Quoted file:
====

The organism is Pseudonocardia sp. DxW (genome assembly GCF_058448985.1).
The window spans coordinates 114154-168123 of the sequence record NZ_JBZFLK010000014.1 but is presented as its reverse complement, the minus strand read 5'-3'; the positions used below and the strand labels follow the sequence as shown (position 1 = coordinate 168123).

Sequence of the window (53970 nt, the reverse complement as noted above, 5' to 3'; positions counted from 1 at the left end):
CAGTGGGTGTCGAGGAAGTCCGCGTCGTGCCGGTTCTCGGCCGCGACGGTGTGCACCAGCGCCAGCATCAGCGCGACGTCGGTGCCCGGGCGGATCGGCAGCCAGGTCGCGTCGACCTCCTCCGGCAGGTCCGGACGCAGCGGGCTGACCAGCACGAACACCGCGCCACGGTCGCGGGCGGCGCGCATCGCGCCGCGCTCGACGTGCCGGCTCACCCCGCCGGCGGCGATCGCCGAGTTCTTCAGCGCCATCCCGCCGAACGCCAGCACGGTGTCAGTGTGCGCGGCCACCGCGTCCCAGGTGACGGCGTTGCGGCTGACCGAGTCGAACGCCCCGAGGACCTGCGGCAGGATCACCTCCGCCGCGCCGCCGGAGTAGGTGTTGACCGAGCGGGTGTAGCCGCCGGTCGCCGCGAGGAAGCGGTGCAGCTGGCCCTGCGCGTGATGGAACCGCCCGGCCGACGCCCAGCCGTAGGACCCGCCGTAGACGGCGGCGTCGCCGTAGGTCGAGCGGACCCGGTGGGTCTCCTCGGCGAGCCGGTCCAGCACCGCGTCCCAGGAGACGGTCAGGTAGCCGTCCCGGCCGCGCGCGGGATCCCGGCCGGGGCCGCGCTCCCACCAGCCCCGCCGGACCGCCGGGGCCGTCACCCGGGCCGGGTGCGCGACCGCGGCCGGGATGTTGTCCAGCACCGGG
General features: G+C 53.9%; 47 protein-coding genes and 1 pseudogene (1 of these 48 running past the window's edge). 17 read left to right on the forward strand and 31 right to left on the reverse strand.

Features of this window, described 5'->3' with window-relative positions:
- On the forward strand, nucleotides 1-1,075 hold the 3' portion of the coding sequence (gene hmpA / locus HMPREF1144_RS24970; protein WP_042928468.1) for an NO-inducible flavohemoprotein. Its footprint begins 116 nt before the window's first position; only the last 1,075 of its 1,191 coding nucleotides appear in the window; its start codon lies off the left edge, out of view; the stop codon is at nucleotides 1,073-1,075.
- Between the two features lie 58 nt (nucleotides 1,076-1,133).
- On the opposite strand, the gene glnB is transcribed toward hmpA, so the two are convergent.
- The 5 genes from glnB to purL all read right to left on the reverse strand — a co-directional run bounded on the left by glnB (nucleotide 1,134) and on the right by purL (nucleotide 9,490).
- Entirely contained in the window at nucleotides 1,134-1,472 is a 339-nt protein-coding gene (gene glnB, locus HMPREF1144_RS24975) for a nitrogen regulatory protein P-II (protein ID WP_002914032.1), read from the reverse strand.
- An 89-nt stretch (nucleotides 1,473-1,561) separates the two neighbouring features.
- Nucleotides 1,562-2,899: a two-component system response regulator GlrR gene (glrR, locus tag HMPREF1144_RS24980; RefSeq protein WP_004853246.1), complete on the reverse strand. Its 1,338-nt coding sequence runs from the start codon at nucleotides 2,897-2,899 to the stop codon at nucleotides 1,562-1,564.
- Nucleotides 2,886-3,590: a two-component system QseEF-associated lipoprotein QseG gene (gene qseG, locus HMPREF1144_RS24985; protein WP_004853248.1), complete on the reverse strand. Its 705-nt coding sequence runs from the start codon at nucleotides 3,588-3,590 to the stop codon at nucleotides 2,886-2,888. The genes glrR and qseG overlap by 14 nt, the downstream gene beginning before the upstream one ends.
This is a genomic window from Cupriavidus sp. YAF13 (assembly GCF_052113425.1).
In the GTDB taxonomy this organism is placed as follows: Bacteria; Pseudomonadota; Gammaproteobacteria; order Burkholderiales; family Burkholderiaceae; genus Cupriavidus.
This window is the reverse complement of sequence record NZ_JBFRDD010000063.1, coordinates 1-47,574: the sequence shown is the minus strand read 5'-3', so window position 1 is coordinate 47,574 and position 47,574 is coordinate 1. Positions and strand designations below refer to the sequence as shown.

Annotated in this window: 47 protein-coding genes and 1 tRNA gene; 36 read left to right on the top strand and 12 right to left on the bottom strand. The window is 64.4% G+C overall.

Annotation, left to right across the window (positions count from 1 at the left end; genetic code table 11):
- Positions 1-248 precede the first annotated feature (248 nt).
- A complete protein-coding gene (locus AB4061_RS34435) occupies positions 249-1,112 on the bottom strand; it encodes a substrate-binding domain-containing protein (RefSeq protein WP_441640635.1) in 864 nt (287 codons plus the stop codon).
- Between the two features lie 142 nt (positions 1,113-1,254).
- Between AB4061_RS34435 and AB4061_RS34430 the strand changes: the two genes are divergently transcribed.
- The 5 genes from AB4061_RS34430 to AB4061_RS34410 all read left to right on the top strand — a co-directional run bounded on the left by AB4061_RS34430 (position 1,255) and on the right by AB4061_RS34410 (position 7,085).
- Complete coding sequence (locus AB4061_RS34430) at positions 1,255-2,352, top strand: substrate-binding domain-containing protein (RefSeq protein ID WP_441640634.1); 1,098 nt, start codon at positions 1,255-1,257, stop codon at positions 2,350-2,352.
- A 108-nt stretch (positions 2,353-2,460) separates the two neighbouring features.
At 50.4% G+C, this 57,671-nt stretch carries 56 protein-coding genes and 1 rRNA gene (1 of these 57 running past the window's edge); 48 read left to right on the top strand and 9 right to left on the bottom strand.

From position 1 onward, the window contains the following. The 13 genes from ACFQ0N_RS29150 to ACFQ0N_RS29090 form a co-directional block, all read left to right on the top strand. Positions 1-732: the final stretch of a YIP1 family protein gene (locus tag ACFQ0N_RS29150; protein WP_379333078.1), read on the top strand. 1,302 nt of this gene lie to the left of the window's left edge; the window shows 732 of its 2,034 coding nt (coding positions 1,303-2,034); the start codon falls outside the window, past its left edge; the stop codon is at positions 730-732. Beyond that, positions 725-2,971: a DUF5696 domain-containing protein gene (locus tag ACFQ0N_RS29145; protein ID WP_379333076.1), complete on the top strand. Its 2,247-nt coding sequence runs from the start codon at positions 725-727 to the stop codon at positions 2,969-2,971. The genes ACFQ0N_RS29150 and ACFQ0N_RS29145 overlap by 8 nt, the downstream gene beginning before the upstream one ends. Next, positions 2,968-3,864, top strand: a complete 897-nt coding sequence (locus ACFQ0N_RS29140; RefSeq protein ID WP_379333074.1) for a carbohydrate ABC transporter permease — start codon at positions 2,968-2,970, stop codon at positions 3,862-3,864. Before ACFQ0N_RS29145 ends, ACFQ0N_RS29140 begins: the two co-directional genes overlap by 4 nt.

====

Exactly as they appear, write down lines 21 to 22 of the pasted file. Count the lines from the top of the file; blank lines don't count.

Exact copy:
- A complete protein-coding gene (locus AB4061_RS34435) occupies positions 249-1,112 on the bottom strand; it encodes a substrate-binding domain-containing protein (RefSeq protein WP_441640635.1) in 864 nt (287 codons plus the stop codon).
- Between the two features lie 142 nt (positions 1,113-1,254).